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Two Sides tackles false green claims

By on November 25, 2015 in News, Research, Sustainable Printing

(by April Glover – ProPrint)


Sustainable print and paper initiative Two Sides has reported a 70 per cent success rate in persuading global organisations to remove misleading green claims.


The global initiative researched and checked 377 of the world’s leading corporations, exposing 240 as using ‘misleading greenwash statements’ in their marketing and communications activities.


The sustainable scheme reports 168 of the offending companies have removed the misleading statements as a direct result of Two Sides’ lobbying.


Australian Two Sides executive director Kellie Northwood says the initiative continues to chase up misleading anti-print advertising and statements from telcos, financial institutions, utilities and other corporates.


She says, “Of the companies we have contacted 67 per cent have altered their anti-print messaging and the remainder we continue to engage with.”


Greenwashing is the term given where organisations claim their actions or activities such as not sending out printed communications are based on a desire to be environmentally friendly when there is no evidence for that, and in most cases in fact it is a way of saving money.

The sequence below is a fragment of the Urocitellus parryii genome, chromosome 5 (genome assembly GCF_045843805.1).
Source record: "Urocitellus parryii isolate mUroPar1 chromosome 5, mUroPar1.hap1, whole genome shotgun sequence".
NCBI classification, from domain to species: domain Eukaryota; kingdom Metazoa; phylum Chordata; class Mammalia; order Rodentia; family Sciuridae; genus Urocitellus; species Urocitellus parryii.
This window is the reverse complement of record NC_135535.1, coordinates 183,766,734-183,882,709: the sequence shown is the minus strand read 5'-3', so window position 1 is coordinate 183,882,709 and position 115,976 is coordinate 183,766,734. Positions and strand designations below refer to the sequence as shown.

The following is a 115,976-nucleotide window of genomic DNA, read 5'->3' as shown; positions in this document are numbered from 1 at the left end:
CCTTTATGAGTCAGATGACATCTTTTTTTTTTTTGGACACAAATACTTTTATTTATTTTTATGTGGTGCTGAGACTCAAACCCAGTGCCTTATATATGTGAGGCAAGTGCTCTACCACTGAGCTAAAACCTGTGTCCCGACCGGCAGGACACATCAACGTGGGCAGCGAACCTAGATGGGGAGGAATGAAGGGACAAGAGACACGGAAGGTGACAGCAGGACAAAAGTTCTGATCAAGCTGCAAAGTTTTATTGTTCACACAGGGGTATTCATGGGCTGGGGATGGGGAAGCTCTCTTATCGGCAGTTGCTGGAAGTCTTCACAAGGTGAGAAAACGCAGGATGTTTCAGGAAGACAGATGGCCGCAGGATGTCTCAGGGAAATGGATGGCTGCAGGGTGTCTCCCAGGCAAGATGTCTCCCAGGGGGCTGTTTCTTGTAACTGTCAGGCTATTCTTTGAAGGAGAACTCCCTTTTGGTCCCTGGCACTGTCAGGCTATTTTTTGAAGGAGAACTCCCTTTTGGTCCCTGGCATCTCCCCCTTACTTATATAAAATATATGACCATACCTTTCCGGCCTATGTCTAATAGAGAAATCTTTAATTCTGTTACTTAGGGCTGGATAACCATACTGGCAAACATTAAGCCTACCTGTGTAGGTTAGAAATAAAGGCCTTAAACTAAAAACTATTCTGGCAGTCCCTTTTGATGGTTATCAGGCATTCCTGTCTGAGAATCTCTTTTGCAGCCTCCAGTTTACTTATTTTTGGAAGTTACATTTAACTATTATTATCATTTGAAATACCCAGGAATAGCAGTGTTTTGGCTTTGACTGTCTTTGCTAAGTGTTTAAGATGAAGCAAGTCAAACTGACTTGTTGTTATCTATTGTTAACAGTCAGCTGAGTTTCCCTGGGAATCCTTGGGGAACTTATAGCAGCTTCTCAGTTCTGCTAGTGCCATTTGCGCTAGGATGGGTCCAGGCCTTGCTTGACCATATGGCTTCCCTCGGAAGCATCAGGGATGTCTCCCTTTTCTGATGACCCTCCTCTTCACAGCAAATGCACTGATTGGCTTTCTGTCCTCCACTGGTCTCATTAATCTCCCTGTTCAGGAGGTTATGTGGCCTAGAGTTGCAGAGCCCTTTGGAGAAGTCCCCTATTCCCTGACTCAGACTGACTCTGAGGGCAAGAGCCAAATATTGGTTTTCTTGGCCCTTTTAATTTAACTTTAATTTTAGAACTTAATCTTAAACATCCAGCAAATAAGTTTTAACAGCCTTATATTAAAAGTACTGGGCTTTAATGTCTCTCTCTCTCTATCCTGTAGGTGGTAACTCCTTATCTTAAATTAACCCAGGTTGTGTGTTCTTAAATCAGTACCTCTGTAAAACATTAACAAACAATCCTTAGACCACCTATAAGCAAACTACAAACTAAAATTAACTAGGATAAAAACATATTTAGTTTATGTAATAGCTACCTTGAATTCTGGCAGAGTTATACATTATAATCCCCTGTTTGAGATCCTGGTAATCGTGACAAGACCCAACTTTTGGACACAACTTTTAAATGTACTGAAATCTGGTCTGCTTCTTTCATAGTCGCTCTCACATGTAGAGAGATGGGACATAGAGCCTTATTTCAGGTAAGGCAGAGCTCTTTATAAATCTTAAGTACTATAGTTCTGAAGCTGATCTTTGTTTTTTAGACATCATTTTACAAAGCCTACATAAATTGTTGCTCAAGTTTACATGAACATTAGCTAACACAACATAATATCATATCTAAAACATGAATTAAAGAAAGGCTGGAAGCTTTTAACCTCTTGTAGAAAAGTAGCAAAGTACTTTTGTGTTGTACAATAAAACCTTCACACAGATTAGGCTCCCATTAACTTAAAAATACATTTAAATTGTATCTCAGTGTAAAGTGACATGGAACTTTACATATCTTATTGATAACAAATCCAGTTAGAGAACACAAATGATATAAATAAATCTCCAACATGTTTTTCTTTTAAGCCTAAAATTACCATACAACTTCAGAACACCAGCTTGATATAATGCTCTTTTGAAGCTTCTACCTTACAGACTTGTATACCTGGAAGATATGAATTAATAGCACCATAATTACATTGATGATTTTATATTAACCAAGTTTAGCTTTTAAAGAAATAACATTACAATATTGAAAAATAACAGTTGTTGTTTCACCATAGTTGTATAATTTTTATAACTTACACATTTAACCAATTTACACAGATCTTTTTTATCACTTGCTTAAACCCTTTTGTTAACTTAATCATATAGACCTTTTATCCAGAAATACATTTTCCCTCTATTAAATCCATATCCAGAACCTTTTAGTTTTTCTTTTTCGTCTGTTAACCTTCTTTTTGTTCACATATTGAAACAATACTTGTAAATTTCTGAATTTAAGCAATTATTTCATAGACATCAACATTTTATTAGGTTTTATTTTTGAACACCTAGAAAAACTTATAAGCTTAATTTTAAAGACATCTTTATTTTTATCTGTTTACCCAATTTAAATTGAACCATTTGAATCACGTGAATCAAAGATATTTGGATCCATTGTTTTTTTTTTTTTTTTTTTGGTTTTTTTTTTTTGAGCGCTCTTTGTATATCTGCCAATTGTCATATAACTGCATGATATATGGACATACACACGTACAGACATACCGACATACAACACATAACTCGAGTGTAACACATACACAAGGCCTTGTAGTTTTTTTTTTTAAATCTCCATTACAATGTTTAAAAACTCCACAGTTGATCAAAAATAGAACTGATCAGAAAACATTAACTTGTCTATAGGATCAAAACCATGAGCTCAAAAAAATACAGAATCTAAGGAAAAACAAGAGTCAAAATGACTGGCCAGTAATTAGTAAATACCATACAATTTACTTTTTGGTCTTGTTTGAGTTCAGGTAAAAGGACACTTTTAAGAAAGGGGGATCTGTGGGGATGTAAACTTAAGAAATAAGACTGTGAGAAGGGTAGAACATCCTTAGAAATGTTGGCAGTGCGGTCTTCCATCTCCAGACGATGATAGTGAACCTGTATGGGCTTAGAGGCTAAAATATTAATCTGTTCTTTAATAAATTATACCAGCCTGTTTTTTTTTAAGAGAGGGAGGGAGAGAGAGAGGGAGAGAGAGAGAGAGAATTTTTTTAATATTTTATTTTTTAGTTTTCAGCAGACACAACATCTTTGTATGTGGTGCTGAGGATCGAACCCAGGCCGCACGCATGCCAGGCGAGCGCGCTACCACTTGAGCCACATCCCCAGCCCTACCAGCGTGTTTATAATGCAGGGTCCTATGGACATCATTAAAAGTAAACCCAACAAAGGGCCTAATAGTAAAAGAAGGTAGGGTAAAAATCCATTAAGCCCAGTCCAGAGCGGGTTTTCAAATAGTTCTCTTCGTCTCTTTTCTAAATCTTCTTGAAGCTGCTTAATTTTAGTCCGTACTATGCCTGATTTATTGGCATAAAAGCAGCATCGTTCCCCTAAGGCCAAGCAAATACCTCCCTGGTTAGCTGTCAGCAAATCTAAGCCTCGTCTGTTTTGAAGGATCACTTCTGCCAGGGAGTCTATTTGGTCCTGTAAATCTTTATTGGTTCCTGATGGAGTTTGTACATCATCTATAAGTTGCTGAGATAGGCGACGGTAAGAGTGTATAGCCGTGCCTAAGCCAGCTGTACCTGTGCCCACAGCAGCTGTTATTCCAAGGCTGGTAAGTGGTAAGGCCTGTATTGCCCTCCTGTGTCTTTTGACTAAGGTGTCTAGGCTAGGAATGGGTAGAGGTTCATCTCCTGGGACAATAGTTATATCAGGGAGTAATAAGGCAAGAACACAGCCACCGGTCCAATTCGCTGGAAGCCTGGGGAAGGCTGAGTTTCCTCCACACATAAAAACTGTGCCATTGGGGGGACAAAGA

[Related: Greenwashing]


Two Sides chairman Martyn Eustace says the lobbying has had a significant effect on some of the world’s most influential organisations, but there is still a lot to be done.


“There is no room for complacency, and there is still a great deal of work to do to tackle the remaining companies that continue to mislead their customers,” he says.


“It’s extremely frustrating and unacceptable. Marketers in some of the world’s most high profile corporations are resorting to unsubstantiated and misleading environmental claims to persuade consumers to switch from paper-based to electronic communication.”


Two Sides works to expose environmental misconceptions about using paper, with what they call a ‘ruthless determination’ to tackle greenwashing around the globe.


Eustace says consumers are being manipulated into thinking using paper is unsustainable, when in reality it is the best choice.


“Many consumers still have a strong preference for paper but they are being manipulated by a lack of clear and accurate information when in fact paper, based on a natural, renewable and recyclable resource, should be considered as a highly sustainable way to communicate.”



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